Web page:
Brussel sprouts grow well in the home garden. They are an excellent source of vitamin C and beta carotene. Because of their intense flavor some people consider them to be an acquired taste, but Brussel sprouts can easily become a favorite vegetable if introduced early enough during childhood.
Brussel sprouts do best in full sun and fertile soil enriched with well rotted manure or compost. Inoculating the seed before sowing will encourage growth of nitrogen fixing bacteria which will provide additional nitrogen for a healthy crop.
Sow Brussel sprout seeds one inch deep and twelve inches apart in rows spaced at least three feet apart. The seeds have a short germination period. They may sprout in as little as seven days with temperatures above fifty degrees Fahrenheit. Young seedlings should be thinned so they are at least three inches apart.
How to keep Bugs off Brussel Sprouts
Brussel sprouts are an excellent source of vitamin C and beta carotene. They grow best in full sun and well irrigated soil that is rich with well rotted manure or compost. Brussel sprout seed can be inoculated with rhizobacteria to provide additional nitrogen to the garden soil.
Brussel sprouts can be harvested throughout the season. The mature plant will have yellow flowers. It is important not to harvest any of these flowers in order to encourage continued growth in the plant. Many gardeners choose to remove the lower leaves of the Brussel sprout when they are young so that more light will reach higher branches.
What are Brussel sprouts and where do they come from?
Brussels sprouts are a cabbage family plant with edible green buds that resemble miniature cabbages. They enjoy mild, temperate climates and only grow during the autumn months in regions where winters are very cold.
They originated from wild cabbage plants which grew along the coast of the Mediterranean Sea. They have been cultivated for over 2000 years and were mentioned in ancient Roman texts as a medicinal plant and as an important food source for the local people.
Brussels sprouts plants remain short and tight to the ground until cold temperatures begin to set in during autumn months, at which time they will flower and release seeds.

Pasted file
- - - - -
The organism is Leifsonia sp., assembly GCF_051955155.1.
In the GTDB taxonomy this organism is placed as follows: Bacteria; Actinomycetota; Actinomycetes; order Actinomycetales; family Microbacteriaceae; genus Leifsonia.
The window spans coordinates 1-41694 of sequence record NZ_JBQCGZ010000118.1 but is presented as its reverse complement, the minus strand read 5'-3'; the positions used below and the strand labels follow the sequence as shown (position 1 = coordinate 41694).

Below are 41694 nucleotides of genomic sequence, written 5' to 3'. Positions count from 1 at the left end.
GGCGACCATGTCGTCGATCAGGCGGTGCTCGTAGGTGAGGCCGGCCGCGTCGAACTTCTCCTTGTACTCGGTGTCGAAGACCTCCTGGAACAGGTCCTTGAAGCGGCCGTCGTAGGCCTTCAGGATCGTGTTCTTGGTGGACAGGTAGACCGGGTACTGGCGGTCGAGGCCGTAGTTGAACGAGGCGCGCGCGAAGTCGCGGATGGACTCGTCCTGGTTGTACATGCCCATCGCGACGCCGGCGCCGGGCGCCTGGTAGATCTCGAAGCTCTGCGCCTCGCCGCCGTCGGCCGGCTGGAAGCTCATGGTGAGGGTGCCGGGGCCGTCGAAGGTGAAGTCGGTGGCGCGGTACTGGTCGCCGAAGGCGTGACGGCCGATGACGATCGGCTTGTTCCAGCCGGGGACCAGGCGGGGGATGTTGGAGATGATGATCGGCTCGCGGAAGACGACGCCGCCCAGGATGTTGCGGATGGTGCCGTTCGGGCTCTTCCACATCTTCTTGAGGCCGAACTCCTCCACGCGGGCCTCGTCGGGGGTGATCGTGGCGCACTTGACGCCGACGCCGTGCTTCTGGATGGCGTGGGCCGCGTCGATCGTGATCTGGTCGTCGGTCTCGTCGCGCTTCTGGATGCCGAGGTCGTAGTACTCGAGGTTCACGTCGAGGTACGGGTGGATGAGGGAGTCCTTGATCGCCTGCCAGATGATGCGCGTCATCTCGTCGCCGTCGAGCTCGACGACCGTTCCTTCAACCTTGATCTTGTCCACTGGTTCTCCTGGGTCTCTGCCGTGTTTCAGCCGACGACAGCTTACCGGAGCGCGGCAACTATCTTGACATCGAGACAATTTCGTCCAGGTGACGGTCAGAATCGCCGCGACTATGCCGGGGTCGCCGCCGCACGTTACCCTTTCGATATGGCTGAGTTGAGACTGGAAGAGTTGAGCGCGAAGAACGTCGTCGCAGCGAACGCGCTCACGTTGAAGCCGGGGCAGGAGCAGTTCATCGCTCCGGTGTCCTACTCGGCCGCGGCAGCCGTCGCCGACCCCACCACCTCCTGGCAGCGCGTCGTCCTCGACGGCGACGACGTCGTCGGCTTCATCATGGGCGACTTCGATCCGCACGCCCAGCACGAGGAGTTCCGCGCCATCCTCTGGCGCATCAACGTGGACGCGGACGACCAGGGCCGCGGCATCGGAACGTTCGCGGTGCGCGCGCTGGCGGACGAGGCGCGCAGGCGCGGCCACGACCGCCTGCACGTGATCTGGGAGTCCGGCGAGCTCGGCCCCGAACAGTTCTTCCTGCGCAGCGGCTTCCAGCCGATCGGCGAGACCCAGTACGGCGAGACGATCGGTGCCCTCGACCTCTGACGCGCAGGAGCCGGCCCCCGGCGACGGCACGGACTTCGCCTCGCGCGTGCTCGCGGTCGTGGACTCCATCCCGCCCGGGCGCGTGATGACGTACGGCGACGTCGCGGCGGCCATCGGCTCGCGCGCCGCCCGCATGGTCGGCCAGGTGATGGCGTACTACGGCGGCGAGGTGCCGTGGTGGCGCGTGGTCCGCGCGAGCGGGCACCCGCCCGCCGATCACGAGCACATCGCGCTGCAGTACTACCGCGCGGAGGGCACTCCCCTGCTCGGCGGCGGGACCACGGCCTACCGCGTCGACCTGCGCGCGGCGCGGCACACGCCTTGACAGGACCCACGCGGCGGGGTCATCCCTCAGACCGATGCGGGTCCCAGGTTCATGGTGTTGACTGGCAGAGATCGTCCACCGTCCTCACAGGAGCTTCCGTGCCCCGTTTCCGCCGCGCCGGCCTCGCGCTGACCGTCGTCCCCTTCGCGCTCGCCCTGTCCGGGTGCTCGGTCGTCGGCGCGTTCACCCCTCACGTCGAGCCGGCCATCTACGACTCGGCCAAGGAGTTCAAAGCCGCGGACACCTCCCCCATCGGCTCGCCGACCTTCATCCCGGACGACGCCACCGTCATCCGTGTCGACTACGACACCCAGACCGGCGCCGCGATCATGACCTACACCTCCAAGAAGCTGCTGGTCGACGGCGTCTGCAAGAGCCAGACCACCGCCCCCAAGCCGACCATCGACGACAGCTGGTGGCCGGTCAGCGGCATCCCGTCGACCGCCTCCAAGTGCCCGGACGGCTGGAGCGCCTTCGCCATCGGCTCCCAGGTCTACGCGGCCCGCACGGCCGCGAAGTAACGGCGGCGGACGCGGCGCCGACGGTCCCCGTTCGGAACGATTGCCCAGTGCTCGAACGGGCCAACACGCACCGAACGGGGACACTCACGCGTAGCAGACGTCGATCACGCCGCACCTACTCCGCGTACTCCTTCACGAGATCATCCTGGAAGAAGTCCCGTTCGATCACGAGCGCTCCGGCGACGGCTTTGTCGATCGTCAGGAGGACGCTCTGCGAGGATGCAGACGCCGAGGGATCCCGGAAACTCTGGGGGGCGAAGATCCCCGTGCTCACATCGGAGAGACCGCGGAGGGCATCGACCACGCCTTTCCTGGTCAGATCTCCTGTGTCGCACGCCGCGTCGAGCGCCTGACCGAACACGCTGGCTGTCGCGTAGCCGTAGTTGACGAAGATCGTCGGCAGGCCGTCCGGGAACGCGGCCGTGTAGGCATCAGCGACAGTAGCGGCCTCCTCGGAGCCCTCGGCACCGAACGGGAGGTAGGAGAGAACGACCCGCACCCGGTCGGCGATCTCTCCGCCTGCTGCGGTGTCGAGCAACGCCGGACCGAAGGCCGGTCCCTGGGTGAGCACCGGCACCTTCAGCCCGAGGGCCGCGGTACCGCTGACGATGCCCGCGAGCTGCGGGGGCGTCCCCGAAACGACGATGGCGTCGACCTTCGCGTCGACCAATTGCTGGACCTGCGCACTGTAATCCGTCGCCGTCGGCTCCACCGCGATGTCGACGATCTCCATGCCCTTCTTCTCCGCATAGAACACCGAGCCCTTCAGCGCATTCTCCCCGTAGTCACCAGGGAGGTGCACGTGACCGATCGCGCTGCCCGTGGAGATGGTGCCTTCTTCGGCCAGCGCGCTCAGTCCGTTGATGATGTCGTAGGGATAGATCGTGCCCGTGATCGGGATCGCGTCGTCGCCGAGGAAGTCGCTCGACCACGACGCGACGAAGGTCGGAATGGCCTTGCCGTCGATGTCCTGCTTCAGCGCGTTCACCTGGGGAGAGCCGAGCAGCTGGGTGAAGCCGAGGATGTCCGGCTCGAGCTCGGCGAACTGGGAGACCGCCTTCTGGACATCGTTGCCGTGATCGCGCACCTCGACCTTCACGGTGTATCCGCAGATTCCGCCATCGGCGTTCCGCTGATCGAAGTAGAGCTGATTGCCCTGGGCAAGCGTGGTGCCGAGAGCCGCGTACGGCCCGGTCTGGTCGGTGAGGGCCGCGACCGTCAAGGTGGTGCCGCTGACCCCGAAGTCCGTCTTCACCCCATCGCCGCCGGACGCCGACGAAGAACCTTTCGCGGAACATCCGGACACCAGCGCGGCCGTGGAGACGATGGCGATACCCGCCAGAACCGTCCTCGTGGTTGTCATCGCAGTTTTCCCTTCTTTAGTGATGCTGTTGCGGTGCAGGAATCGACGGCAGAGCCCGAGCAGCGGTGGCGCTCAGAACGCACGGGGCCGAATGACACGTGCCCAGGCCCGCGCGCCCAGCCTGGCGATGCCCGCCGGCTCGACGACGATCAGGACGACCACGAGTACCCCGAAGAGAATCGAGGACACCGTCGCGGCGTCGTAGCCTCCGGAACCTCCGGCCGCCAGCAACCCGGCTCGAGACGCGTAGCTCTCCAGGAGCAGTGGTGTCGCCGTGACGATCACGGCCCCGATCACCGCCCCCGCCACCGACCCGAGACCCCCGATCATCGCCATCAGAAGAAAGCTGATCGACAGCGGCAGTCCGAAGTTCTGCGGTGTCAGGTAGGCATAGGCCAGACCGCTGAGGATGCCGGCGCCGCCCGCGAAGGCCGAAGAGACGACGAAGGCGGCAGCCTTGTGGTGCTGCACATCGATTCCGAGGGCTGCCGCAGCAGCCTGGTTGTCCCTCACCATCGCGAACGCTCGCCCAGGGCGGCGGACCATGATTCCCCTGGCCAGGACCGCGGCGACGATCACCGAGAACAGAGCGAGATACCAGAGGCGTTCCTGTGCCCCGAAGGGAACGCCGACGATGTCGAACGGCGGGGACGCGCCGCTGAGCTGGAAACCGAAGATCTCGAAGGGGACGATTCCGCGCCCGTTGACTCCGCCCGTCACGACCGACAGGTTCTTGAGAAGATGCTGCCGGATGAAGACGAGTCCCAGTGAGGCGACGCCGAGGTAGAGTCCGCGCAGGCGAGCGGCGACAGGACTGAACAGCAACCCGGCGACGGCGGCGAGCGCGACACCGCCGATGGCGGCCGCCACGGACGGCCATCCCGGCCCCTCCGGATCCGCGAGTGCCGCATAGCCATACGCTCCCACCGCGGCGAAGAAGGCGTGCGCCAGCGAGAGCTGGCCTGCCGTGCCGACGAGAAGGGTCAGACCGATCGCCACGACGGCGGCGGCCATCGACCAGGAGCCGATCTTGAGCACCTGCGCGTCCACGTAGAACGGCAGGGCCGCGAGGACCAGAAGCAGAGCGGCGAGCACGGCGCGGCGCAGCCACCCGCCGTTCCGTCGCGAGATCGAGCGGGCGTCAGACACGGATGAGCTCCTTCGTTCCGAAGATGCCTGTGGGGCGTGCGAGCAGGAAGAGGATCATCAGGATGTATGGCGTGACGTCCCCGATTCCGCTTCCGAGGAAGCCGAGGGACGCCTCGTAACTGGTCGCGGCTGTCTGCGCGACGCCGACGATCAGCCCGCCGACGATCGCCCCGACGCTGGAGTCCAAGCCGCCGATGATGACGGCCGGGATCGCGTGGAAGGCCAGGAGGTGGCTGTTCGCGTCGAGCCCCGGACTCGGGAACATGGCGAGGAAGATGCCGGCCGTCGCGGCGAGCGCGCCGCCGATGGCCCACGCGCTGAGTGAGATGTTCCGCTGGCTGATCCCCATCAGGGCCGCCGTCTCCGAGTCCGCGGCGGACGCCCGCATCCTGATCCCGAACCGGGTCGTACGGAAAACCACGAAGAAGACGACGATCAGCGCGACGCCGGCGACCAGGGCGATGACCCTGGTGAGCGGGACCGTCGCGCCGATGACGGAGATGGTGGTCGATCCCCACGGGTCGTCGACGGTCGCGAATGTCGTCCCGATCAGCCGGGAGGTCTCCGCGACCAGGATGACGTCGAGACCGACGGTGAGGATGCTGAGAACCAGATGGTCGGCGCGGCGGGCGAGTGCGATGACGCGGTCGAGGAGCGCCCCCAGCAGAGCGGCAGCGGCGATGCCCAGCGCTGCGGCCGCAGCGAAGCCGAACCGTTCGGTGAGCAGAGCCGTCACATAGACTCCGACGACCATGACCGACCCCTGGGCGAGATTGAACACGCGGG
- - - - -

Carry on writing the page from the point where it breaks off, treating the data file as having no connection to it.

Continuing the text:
How to grow Brussel sprouts in your garden
Brussels sprouts are a member of the cabbage family, which are cool weather plants that grow best when nights are between 45 and 50 degrees Fahrenheit. Most gardeners plant them in late summer or early fall months when soil temperatures remain above fifty degrees.
Sow seed one inch deep in fertile soil enriched with well rotted manure or compost. Thin seedlings to at least twelve inches apart. If you thin them by pulling them up or cutting them with garden shears, take care not to damage the lower leaves as these will produce energy for the plant.
What to do with all the Brussel sprouts you’ll harvest
Brussel sprouts are a good source of vitamin C and beta carotene. They make a delicious soup or can be added to a winter vegetable medley with potatoes, carrots and rutabagas.
Recipes for cooking Brussel sprouts:
Ingredients: 8 cups water; 2 pounds Brussel sprouts; 1 onion, chopped; 3 celery ribs, sliced; 2 carrots, peeled and chopped; 1 tablespoon parsley flakes; Salt and pepper to taste.
Directions: In a large saucepan bring the water to boiling. Cut the Brussel sprouts into halves or quarters and add to boiling water. Boil for 5 minutes, drain well and return to the saucepan. Add onion, celery, carrots and parsley flakes. Season with salt and pepper if desired. Bring to a boil reduce heat cover
Tips for harvesting and storing Brussel sprouts
Harvest Brussel sprouts when they are firm and bright green in color. If left on the vine too long, they will develop a yellowish tint. Although Brussel sprouts can be eaten at any size, most people prefer to use them when they are one to two inches in diameter.
Brussels sprouts should be gathered before the first light frost kills the leaves. Remove any damaged outer leaves and store them in a plastic bag in your refrigerator’s vegetable crisper. They can be kept for up to two weeks.